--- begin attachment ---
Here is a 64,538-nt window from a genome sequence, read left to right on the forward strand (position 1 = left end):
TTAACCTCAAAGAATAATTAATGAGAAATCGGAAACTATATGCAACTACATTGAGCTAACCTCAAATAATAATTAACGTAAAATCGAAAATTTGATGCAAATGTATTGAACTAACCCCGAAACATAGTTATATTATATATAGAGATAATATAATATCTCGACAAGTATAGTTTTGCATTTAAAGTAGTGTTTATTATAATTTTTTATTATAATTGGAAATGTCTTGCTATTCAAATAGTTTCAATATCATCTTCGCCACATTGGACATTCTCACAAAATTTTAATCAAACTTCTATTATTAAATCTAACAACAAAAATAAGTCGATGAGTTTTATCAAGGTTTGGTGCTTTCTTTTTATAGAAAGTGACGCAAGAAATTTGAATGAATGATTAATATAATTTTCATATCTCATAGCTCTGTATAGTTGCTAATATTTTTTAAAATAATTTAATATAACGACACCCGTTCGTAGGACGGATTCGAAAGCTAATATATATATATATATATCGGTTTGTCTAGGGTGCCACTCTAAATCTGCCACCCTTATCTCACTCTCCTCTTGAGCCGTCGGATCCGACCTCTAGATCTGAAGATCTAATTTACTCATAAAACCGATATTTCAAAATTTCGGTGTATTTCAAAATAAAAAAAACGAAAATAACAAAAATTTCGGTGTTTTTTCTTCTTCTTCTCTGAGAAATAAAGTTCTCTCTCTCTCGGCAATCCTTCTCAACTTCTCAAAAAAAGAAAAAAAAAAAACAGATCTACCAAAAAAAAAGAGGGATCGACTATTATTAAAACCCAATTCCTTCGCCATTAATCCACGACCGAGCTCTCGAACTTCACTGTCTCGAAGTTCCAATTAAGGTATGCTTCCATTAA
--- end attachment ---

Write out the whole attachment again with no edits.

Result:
Here is a 64,538-nt window from a genome sequence, read left to right on the forward strand (position 1 = left end):
TTAACCTCAAAGAATAATTAATGAGAAATCGGAAACTATATGCAACTACATTGAGCTAACCTCAAATAATAATTAACGTAAAATCGAAAATTTGATGCAAATGTATTGAACTAACCCCGAAACATAGTTATATTATATATAGAGATAATATAATATCTCGACAAGTATAGTTTTGCATTTAAAGTAGTGTTTATTATAATTTTTTATTATAATTGGAAATGTCTTGCTATTCAAATAGTTTCAATATCATCTTCGCCACATTGGACATTCTCACAAAATTTTAATCAAACTTCTATTATTAAATCTAACAACAAAAATAAGTCGATGAGTTTTATCAAGGTTTGGTGCTTTCTTTTTATAGAAAGTGACGCAAGAAATTTGAATGAATGATTAATATAATTTTCATATCTCATAGCTCTGTATAGTTGCTAATATTTTTTAAAATAATTTAATATAACGACACCCGTTCGTAGGACGGATTCGAAAGCTAATATATATATATATATATCGGTTTGTCTAGGGTGCCACTCTAAATCTGCCACCCTTATCTCACTCTCCTCTTGAGCCGTCGGATCCGACCTCTAGATCTGAAGATCTAATTTACTCATAAAACCGATATTTCAAAATTTCGGTGTATTTCAAAATAAAAAAAACGAAAATAACAAAAATTTCGGTGTTTTTTCTTCTTCTTCTCTGAGAAATAAAGTTCTCTCTCTCTCGGCAATCCTTCTCAACTTCTCAAAAAAAGAAAAAAAAAAAACAGATCTACCAAAAAAAAAGAGGGATCGACTATTATTAAAACCCAATTCCTTCGCCATTAATCCACGACCGAGCTCTCGAACTTCACTGTCTCGAAGTTCCAATTAAGGTATGCTTCCATTAA